A blog on anaesthesia, intensive care and emergency medicine. In-hospital and outside. Mostly focusing on the critically ill patient. Written by two Scandinavian senior anaesthetic registrars.
This is our way of keeping log of articles and interesting things we come across in our work and on the internet. Should any of you out there stumble across this blog and find it useful then all the better.
Please leave comments or questions if you have any. The best way to keep learning is to keep the conversation going.
- #myoffice http://t.co/HuqcmXPirT 3 days ago
- ...or just go #FOAMed http://t.co/FLJeONZRac 1 week ago
- My brain is fried #post-ICU-nightshift-brain-meltdown 2 weeks ago
- "My name is Lucas": TEE video shows Lucas CPR in action scancrit.com/2013/05/01/luc… 2 weeks ago
- Crystalloids are lousy volume expanders. We know that. And here's a bit of proof. scancrit.com/2013/04/18/rin… 3 weeks ago
- Helping Babies Breathe - saving newborns in low resource settings with basic intervention scancrit.com/2013/04/25/hel… 3 weeks ago
- #deathbypowerpoint :-P 1 month ago
- Espresso machine in my office adds life quality http://t.co/rxBHjSgsTg 1 month ago
- Airway management
- Code Brown
- Emergency Medicine
- Infectious diseases
- Intensive Care
- Medical teaching
- Prehospital Medicine
- Research and publishing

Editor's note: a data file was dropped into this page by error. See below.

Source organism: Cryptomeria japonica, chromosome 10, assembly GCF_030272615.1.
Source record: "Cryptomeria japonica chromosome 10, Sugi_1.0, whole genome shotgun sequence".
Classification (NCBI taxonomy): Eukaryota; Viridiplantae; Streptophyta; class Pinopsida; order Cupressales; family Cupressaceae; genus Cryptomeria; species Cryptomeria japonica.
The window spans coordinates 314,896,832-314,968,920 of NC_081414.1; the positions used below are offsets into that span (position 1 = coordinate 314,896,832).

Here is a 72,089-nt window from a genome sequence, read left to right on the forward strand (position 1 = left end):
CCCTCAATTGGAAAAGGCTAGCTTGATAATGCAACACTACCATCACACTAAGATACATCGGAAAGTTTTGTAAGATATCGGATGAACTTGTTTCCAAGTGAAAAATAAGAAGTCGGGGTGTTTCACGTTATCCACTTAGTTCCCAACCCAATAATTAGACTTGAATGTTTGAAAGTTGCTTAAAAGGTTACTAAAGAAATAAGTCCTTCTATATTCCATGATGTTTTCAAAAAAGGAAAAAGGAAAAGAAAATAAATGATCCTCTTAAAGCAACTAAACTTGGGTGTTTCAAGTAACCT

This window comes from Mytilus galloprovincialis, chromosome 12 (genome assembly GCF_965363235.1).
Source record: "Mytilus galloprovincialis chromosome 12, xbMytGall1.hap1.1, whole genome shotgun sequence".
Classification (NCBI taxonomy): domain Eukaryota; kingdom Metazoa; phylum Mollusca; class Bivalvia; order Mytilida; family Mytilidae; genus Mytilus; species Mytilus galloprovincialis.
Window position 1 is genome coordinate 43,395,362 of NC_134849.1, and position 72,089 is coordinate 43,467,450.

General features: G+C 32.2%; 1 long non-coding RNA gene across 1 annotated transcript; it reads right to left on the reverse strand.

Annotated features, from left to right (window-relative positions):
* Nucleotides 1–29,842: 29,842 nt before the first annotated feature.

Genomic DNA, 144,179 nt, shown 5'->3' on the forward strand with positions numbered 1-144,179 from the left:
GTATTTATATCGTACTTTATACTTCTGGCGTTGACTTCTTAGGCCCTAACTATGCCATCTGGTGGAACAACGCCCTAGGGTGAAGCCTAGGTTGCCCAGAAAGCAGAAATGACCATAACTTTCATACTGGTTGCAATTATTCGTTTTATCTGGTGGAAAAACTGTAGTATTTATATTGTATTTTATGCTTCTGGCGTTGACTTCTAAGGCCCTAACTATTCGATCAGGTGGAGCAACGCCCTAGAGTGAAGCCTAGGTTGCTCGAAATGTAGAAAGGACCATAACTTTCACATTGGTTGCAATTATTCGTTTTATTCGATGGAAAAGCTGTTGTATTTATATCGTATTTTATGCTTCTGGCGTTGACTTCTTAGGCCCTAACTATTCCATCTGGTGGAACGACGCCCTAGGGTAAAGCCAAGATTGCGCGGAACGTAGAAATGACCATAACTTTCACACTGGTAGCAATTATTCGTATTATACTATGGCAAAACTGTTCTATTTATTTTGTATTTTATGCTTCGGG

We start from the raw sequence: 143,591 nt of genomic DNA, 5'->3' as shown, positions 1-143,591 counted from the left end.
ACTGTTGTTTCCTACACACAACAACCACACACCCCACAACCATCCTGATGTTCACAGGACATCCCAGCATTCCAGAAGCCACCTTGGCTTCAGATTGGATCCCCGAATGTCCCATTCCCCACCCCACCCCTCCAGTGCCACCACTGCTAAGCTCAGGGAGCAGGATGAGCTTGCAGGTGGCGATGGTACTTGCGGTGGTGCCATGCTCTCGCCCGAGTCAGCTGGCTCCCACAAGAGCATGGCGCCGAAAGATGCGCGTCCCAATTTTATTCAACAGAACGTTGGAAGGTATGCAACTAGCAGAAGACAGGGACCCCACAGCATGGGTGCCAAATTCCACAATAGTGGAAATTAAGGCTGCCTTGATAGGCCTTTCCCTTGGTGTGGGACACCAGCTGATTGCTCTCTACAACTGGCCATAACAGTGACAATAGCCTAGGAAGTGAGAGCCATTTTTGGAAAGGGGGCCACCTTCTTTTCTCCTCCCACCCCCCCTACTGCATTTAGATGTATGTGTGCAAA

- Wilderness Medicine
Monthly Archives: October 2012
Recently french TV channel France 3 aired a fascinating documentary about french mountain rescue in Chamonix. The show focuses on the particularly lethal summer climbing season of 2012. World-class HEMS done in a way you have never seen before. Some of … Continue reading
At the Norwegian national convention for anaesthesia and intensive care, I saw this very interesting prototype from the Ezono ultrasound company. It uses magnetic field interference to track the position of a standard metal needle. So you get needle guides … Continue reading
I’ve always assumed scanning the chest at the level of the nipples would be best for finding a pneumothorax. Recently, I had a trauma patient where I excluded pneumothorax after a negative ultrasound scan. The CXR was negative as well. … Continue reading
A surprisingly common misconception is that metabolic acidosis is the most common acid-base disorder in the ICU. Metabolic alkalosis is the most common acid-base disorder. True, in the acute phase metabolic acidosis is a lot more common but in the long … Continue reading
A study in Anesthesia & Analgesia reminds us of why intubating some intensive care patients with succinylcholine can be a bad idea. It demonstrates how the potentially harmful potassium efflux and transient hyperkalemia we get after administering Succinylcholine increases in … Continue reading
We have looked into this issue before, with several succesful case reports and case series being reported. Fuehner et al who has previously released case series, have now compared 26 awake ECMO bridgings to lung transplant (LTx) to historical controls … Continue reading
Oxygen toxicity has been getting a lot of attention the last couple of years. The evidence of how high FiO2 is harmful for patients who are critically ill is somewhat solid and has to some extent changed resus guidelines. An article … Continue reading
A secondary study using data from the ROC PRIMED study suggests there could be something to the warnings about using supraglottic airways (LMAs) for airways in out-of-hospital cardiac arrests. Supraglottic airways were associated with increased mortality.